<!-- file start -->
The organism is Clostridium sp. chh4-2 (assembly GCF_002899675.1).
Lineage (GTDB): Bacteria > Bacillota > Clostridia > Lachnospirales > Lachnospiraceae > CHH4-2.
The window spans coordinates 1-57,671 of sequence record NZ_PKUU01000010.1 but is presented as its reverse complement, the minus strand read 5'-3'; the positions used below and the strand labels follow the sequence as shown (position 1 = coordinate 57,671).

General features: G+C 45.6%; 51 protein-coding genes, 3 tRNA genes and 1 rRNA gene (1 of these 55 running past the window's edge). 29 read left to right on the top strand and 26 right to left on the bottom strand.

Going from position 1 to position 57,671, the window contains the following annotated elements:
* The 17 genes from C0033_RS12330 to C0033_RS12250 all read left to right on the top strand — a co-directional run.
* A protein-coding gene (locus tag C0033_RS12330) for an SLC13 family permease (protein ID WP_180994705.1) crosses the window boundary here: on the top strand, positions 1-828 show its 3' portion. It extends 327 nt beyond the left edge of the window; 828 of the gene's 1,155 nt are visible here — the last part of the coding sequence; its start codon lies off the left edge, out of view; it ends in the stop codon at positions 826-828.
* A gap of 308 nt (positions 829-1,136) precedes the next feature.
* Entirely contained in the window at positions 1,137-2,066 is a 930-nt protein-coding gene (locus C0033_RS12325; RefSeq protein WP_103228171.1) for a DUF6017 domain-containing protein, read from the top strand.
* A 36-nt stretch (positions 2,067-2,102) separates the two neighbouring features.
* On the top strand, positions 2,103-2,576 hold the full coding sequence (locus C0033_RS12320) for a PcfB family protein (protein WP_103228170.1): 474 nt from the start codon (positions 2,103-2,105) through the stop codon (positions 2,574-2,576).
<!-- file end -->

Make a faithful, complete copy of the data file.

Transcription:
The organism is Clostridium sp. chh4-2 (assembly GCF_002899675.1).
Lineage (GTDB): Bacteria > Bacillota > Clostridia > Lachnospirales > Lachnospiraceae > CHH4-2.
The window spans coordinates 1-57,671 of sequence record NZ_PKUU01000010.1 but is presented as its reverse complement, the minus strand read 5'-3'; the positions used below and the strand labels follow the sequence as shown (position 1 = coordinate 57,671).

General features: G+C 45.6%; 51 protein-coding genes, 3 tRNA genes and 1 rRNA gene (1 of these 55 running past the window's edge). 29 read left to right on the top strand and 26 right to left on the bottom strand.

Going from position 1 to position 57,671, the window contains the following annotated elements:
* The 17 genes from C0033_RS12330 to C0033_RS12250 all read left to right on the top strand — a co-directional run.
* A protein-coding gene (locus tag C0033_RS12330) for an SLC13 family permease (protein ID WP_180994705.1) crosses the window boundary here: on the top strand, positions 1-828 show its 3' portion. It extends 327 nt beyond the left edge of the window; 828 of the gene's 1,155 nt are visible here — the last part of the coding sequence; its start codon lies off the left edge, out of view; it ends in the stop codon at positions 826-828.
* A gap of 308 nt (positions 829-1,136) precedes the next feature.
* Entirely contained in the window at positions 1,137-2,066 is a 930-nt protein-coding gene (locus C0033_RS12325; RefSeq protein WP_103228171.1) for a DUF6017 domain-containing protein, read from the top strand.
* A 36-nt stretch (positions 2,067-2,102) separates the two neighbouring features.
* On the top strand, positions 2,103-2,576 hold the full coding sequence (locus C0033_RS12320) for a PcfB family protein (protein WP_103228170.1): 474 nt from the start codon (positions 2,103-2,105) through the stop codon (positions 2,574-2,576).